The heaviest thing in my kit that isn't specifically listed or implied as something Strider carried is my tarp. 6 lbs of waxed canvas...good lord, it's a bear. But what's to be done? Shelter is essential in the wild. Leave it at home, and that's inevitably when an unseasonable thunderstorm brews up out of nowhere in the middle of the night and the local news runs a story along the lines of "Local Man in Game of Thrones Costume Dies of Authentic Medieval Hypothermia, Corpse Defiled by Weasels, Details After the Traffic".
If only there was a cloth, attested in Middle earth (and preferably Eriador), that could be waterproofed like oilskin but was lightweight like nylon. Preferably something with real-world historical antecedents.
Something like...oiled silk.
When the idea struck me, I wasn't sure if it had ever existed, and researching it is surprisingly difficult. From what I can tell, its history is rather recent in the West--this book from the 1840s discusses it and shows a rather fine hood and mantle pattern.
This mentions it as,
Thin silk saturated with boiled oil, semi-transparent and waterproof. It is much used in tailoring and dressmaking to prevent perspiration from passing through, as at the armpits of garments and the lining of men's hats and ladies' bonnets.
I have no idea where this description originates, but the idea of using it to keep moisture in is a truly horrific twist. One assumes the "boiled oil" in question is linseed oil, though that's conjecture.
In Camping and Woodcraft (1906), Horace Kephart refers several times to waterproofed silk tents, "sheltercloths", and even provision bags. However, at one point he refers specifically to the fabric of a tent as 'balloon silk', which to my understanding may have meant a very fine silk-like weave of cotton, rather than actual silk. This throws into question whether the 'silk' he referred to in other instances was animal or vegetable in origin.
I can't find any mentions before the nineteenth century in Europe, though China (as one would expect) developed such things as well--this page says they used tung oil, though during which time-period is unspecified. This page says the Chinese had oiled-silk umbrellas "over 1,000 years ago".
All that said, if one has waterproofing oils and one has silk, the combination of the two seems intuitive. So...who had silk?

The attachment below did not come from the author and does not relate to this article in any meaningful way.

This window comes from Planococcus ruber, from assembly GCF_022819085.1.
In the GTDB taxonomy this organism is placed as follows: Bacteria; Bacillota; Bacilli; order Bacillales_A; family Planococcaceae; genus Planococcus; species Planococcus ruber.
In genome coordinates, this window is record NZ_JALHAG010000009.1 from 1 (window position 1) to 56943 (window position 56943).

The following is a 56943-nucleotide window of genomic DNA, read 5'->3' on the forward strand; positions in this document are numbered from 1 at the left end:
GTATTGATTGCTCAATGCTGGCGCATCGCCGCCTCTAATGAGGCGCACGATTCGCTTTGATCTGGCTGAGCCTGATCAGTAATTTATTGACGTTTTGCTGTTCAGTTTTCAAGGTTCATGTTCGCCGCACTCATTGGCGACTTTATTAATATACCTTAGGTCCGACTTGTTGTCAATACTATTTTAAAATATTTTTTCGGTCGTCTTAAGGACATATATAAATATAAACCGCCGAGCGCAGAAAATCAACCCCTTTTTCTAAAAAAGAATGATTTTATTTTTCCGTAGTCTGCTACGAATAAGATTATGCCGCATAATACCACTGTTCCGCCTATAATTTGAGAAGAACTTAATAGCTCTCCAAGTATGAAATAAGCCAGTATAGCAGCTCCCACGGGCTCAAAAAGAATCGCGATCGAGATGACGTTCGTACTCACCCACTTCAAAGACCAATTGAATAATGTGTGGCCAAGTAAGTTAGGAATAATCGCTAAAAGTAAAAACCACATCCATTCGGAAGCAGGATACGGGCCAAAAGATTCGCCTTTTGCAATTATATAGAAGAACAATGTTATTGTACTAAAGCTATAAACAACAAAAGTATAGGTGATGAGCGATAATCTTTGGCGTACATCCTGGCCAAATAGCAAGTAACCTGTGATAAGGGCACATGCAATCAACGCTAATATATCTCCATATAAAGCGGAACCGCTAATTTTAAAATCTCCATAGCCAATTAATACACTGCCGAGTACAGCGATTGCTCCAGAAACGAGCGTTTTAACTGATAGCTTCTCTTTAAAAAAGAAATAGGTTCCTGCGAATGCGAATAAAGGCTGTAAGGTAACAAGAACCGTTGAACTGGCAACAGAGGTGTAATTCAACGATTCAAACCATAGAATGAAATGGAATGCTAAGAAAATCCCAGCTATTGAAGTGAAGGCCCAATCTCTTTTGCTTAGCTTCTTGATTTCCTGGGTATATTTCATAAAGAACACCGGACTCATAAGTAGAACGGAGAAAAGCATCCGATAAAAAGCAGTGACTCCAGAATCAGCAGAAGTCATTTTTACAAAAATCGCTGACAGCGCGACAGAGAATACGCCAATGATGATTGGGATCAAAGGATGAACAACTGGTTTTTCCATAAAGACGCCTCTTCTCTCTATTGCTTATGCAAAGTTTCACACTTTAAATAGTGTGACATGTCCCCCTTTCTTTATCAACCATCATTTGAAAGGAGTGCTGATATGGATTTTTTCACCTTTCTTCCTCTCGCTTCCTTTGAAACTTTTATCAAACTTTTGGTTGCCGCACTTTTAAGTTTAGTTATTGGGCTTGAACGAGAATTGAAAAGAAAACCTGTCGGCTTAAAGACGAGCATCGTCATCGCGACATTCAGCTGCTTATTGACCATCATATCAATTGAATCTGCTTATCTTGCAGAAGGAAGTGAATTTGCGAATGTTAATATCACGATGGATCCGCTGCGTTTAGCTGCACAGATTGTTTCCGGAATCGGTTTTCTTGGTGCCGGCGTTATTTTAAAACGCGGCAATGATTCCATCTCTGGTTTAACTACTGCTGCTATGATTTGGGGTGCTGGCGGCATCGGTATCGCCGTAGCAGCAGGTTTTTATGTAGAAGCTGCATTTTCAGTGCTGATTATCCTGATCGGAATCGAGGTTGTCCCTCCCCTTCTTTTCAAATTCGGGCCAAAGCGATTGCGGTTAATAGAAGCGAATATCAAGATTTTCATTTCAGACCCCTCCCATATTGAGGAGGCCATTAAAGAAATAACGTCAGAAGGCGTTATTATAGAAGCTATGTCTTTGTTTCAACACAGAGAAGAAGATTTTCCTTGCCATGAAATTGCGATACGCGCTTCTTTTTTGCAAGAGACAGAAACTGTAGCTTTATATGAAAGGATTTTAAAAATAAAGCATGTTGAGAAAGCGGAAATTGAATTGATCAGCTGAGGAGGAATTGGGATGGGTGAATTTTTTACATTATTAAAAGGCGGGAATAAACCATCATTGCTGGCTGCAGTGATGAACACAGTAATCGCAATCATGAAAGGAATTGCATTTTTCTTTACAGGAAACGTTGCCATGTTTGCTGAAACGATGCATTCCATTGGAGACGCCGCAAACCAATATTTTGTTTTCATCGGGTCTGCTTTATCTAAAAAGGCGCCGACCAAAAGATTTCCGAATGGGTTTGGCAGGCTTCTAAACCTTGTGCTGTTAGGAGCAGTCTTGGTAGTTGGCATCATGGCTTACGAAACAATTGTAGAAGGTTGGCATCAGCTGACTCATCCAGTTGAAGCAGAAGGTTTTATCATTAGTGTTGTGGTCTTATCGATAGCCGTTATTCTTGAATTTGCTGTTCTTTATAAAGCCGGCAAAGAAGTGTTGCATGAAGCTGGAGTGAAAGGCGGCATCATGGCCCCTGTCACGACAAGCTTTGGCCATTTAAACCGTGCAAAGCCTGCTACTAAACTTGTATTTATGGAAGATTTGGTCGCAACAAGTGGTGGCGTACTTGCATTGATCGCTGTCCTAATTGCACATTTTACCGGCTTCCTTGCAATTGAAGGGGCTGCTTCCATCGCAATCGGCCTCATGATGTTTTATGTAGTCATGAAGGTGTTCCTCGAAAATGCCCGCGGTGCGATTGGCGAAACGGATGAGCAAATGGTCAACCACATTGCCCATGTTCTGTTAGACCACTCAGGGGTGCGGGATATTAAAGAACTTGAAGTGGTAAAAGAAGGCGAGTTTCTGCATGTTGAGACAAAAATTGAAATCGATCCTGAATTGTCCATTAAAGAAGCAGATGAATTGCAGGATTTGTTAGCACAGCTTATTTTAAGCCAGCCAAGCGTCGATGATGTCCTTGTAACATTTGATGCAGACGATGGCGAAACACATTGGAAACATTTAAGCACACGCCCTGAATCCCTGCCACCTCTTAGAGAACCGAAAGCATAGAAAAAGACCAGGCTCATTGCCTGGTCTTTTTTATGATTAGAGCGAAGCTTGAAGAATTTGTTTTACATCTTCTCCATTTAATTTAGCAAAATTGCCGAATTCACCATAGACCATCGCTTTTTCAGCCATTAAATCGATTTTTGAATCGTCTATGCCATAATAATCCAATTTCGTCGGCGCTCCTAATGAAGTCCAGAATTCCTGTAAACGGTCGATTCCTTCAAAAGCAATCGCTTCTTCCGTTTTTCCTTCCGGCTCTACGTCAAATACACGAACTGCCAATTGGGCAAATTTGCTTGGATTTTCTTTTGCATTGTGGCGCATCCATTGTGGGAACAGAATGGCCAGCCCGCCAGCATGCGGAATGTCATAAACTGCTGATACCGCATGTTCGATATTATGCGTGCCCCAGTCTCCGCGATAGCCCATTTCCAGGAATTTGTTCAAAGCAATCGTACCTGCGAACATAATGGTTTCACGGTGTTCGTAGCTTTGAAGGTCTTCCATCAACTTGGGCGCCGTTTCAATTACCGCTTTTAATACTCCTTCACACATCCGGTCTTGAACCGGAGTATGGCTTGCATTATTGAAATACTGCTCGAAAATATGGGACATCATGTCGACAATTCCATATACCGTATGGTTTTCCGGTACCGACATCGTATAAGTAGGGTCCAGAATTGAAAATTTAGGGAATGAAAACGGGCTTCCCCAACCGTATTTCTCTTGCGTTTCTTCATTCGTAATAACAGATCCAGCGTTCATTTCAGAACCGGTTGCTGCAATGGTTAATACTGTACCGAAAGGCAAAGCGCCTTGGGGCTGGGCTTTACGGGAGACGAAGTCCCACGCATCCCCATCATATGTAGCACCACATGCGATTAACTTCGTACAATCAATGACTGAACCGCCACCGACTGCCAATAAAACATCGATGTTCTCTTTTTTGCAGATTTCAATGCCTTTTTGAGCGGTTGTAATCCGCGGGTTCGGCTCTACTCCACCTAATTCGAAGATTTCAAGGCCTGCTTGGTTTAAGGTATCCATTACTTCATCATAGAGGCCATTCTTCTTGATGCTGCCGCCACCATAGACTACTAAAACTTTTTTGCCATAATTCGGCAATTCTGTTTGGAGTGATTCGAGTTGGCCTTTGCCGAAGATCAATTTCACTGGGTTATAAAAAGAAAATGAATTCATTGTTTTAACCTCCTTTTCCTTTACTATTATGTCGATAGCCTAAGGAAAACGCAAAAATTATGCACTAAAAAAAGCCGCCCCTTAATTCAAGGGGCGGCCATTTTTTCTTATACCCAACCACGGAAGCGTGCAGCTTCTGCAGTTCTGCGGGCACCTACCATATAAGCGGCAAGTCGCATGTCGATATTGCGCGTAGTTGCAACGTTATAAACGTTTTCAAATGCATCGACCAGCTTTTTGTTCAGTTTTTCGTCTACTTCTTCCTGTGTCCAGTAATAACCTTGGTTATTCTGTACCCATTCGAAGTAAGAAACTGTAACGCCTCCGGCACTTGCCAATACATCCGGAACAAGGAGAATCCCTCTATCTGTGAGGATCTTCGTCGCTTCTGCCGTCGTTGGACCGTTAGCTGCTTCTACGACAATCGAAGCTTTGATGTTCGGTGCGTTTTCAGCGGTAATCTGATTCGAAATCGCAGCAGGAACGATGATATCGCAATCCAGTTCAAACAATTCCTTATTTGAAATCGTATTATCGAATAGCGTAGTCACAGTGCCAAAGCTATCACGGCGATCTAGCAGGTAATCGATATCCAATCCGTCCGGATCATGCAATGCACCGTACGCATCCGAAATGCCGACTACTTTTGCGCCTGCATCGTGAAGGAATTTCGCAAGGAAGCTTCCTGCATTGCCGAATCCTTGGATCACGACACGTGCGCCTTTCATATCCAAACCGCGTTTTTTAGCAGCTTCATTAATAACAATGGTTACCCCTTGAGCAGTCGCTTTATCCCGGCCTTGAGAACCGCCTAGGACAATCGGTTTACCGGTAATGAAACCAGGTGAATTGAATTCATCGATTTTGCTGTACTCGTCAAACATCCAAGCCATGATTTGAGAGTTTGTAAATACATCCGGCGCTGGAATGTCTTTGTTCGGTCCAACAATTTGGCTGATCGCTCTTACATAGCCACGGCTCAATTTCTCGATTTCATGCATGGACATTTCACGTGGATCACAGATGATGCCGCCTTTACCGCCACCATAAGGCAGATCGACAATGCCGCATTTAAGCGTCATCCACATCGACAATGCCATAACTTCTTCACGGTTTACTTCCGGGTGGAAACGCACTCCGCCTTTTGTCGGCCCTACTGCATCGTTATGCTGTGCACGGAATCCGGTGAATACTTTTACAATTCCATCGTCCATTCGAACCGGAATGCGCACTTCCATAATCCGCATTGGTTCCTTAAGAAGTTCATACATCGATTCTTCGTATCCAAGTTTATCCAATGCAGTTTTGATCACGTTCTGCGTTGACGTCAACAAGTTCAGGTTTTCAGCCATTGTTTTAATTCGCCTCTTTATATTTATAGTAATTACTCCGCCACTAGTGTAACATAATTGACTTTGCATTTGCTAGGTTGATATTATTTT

Two persons we know of actually possessed it: Bilbo (at the beginning of Fellowship) had an embroidered waistcoat, and Elrond (at the end of The Hobbit) gave Bilbo a red silk handkerchief to replace the articles he lost over the course of his journey with the dwarves.
Gandalf also mentions silks alongside linens at the end of Return in a way that implies both are cloths of surpassing fineness.
All other mentions of silk in the books reference the "silky" nature of the hithlain cloth and rope of the Galadhrim, or the spider silk spun by Shelob.
So, did the Dunedain have access to silk, and if they did, would they use it for tarps?
I think the question of access is one of conjecture. The origins of silk in the Shire and Rivendell are unknown. The nature of the Shire as an analogue of pastoral England makes me think it's imported, though I could envision the Noldor of Rivendell producing it domestically. It is very clearly viewed as a luxury good, though its use in handkerchiefs implies that it wasn't so rare that it couldn't be put to utilitarian purposes...albeit by the very wealthy. (Is Elrond wealthy? He obviously commands a lot of resources, but I've always sort of viewed the elves--in Rivendell and Lothlorien, at least--as operating on a sort of Star Trek post-scarcity communist system.)
The fact that Gandalf mentions it alongside linen, extolling the fineness of both, may imply something or nothing. Linen is elsewhere mentioned as being used for bedding in Rivendell, as an analogy for the suppleness of mithril chain...and as one of the contents of Sam's pack, and serving as a bandage for Gimli's head. Clearly linen comes in various grades. The same is likely true of silk, but almost certainly to a lesser degree.
I must say, if I were a ranger and had access to silk, through my contacts among the elves, dwarven traders passing through the Shire and Bree, or otherwise...a waterproof tarp would be my first priority. It could be worn as a poncho or over-cloak, used as a tent (though certainly not a groundcloth like canvas is) and could keep anything wrapped in it dry when not being worn. It would take more weight off of the kit than any other single change I can think of, and serves arguably the most indispensable role in that kit.
Another interesting note regarding grommets:
While looking through mentions of silken shelters in Kepharts' book, I noticed that he had some interesting things to say about grommets. The two-piece, hardware-store-style grommets are obviously quite modern and not suitable for a really authentic kit. The alternative is the (comparatively delicate) embroidered grommet, or other tie-outs.
Kephart also warns against two-part grommets, but not because of 'authenticity'--rather because he views them as inferior on terms of strength to a steel ring stitched to the surface of the cloth. This seems like a very good, period-appropriate technique which, while likely as labor-intensive as the embroidered grommet, may be superior in strength to modern grommets.